Crime on Crypto ‘DeFi’ Sites Hits $10.5 Billion in 2021, Research Finds

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LONDON, Nov 18 (Reuters) – Fraud and theft on decentralized finance platforms has totaled $10.5 billion so far this year, according to research released on Thursday, laying bare the risks in the rapidly growing field but still largely unregulated cryptocurrencies.

So-called DeFi platforms allow users to lend, borrow and save – usually in cryptocurrencies – while bypassing traditional financial gatekeepers such as banks. Funders say the technology provides cheaper and more efficient access to financial services.

Money has been pouring into DeFi sites this year, reflecting the explosion of interest in cryptocurrencies as a whole. Many investors, faced with historically low or sub-zero interest rates, are drawn to DeFi by the promise of high returns on savings.

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Yet crime is also on the rise in the mostly unregulated sector, according to London-based blockchain analytics firm Elliptic. Users have suffered more than $12 billion in crime-related losses across DeFi apps, lending platforms and exchanges since 2020, with the majority of losses occurring in 2021 alone, he found.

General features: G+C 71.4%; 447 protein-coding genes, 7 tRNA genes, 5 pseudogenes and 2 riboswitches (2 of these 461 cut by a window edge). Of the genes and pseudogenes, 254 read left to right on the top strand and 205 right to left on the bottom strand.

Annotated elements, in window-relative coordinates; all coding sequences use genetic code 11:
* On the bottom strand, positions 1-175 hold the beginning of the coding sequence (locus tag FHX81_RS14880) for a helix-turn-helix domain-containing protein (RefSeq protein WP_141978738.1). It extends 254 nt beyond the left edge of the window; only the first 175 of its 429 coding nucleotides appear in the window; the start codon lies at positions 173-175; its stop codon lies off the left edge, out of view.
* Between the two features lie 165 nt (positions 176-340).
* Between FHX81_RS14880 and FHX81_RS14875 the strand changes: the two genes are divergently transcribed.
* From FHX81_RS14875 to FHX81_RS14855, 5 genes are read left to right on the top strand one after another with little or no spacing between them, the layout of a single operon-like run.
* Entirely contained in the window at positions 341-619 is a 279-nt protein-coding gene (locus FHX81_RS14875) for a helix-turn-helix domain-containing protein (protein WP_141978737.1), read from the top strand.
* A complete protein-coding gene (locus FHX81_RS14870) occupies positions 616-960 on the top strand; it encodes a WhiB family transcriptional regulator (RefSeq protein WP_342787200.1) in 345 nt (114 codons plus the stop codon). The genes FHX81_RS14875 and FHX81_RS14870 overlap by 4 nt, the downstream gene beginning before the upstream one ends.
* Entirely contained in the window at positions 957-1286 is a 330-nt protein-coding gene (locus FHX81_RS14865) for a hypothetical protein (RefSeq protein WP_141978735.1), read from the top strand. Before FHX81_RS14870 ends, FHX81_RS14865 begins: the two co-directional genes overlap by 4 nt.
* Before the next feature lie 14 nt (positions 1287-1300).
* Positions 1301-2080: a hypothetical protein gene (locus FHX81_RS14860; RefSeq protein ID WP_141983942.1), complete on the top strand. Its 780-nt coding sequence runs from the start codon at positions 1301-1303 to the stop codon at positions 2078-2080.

Bugs in code and design flaws allow criminals to target DeFi sites, Elliptic found, with deep cash reserves also allowing criminals to launder the proceeds of crime while leaving few traces. Scams are also common, he added.

“Decentralized apps are designed to be trustless in that they eliminate third-party control of user funds,” said Elliptic’s Tom Robinson. “But you should always trust that the creators of the protocol did not make any coding or design error that could result in a loss of funds.”

Major DeFi platforms say they are taking a variety of steps to tighten security, from hiring outside firms to auditing code for vulnerabilities to maintaining the keys and passwords needed to access user wallets in secure environments.

The cryptocurrency worth around $86 billion is currently stored on DeFi platforms, up from $12 billion a year ago, according to industry tracker DeFi Pulse.

Major investors have also bet heavily on the sector’s growth, with Canadian pension fund Caisse de Depot et Placement du Quebec participating in a $400 million investment in major lending platform Celsius Network last month.

DeFi site Poly Network was rocked in August by a $610 million crypto theft, one of the largest ever – although the hacker later returned almost all of the loot. Read more

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Reporting by Tom Wilson Editing by Peter Graff

Our standards: The Thomson Reuters Trust Principles.

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